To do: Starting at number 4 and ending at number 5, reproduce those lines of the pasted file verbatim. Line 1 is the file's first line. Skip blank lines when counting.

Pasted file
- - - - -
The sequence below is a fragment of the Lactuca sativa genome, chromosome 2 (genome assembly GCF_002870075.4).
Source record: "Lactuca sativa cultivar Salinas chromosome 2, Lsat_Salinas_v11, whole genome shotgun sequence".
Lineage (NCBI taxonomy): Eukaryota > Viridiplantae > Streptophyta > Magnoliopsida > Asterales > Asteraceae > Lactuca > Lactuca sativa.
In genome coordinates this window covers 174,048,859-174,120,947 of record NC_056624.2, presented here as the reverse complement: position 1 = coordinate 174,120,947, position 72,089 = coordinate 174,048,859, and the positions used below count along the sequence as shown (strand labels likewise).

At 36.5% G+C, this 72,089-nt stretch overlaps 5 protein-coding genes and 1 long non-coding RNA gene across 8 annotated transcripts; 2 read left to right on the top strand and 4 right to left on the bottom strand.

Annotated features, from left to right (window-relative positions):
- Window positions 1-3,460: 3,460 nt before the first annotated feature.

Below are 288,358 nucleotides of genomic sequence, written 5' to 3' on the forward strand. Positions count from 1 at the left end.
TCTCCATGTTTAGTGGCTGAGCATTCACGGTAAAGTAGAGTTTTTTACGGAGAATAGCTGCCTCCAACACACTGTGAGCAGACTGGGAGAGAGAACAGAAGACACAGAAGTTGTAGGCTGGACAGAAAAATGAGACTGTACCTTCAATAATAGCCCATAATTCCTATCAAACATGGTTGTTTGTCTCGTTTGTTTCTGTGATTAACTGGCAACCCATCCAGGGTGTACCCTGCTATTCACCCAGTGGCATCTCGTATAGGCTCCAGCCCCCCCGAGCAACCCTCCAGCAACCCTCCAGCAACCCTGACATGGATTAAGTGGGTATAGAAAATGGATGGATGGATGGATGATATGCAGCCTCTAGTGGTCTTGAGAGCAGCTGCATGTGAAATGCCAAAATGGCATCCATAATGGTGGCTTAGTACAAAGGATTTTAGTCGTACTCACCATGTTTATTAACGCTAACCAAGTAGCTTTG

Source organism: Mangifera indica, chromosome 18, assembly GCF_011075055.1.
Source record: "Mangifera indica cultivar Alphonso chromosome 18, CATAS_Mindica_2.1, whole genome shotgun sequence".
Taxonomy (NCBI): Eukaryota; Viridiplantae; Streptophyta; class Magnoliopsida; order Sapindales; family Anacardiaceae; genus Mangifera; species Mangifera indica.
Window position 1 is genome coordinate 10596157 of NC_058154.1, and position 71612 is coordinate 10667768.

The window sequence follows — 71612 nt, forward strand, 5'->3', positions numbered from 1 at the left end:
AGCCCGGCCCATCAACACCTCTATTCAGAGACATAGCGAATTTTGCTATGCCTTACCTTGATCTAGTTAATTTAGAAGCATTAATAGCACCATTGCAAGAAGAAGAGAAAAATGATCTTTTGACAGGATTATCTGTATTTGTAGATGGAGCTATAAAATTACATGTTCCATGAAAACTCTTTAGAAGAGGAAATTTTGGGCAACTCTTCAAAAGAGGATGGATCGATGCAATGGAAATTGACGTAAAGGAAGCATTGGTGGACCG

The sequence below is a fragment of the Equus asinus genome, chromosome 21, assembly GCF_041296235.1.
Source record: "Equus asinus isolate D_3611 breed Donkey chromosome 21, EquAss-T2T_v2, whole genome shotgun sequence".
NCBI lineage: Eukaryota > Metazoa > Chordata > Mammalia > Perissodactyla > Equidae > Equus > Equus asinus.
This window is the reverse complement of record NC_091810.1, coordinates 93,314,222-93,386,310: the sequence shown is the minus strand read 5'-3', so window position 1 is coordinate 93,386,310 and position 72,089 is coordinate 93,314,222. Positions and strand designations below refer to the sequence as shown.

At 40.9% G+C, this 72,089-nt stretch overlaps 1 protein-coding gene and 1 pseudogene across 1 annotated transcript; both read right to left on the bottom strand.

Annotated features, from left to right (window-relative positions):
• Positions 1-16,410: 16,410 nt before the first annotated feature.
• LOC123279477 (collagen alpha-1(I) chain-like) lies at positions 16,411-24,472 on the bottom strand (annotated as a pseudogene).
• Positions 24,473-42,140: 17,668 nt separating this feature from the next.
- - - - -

In genome coordinates this window covers 174,048,859-174,120,947 of record NC_056624.2, presented here as the reverse complement: position 1 = coordinate 174,120,947, position 72,089 = coordinate 174,048,859, and the positions used below count along the sequence as shown (strand labels likewise).

At 36.5% G+C, this 72,089-nt stretch overlaps 5 protein-coding genes and 1 long non-coding RNA gene across 8 annotated transcripts; 2 read left to right on the top strand and 4 right to left on the bottom strand.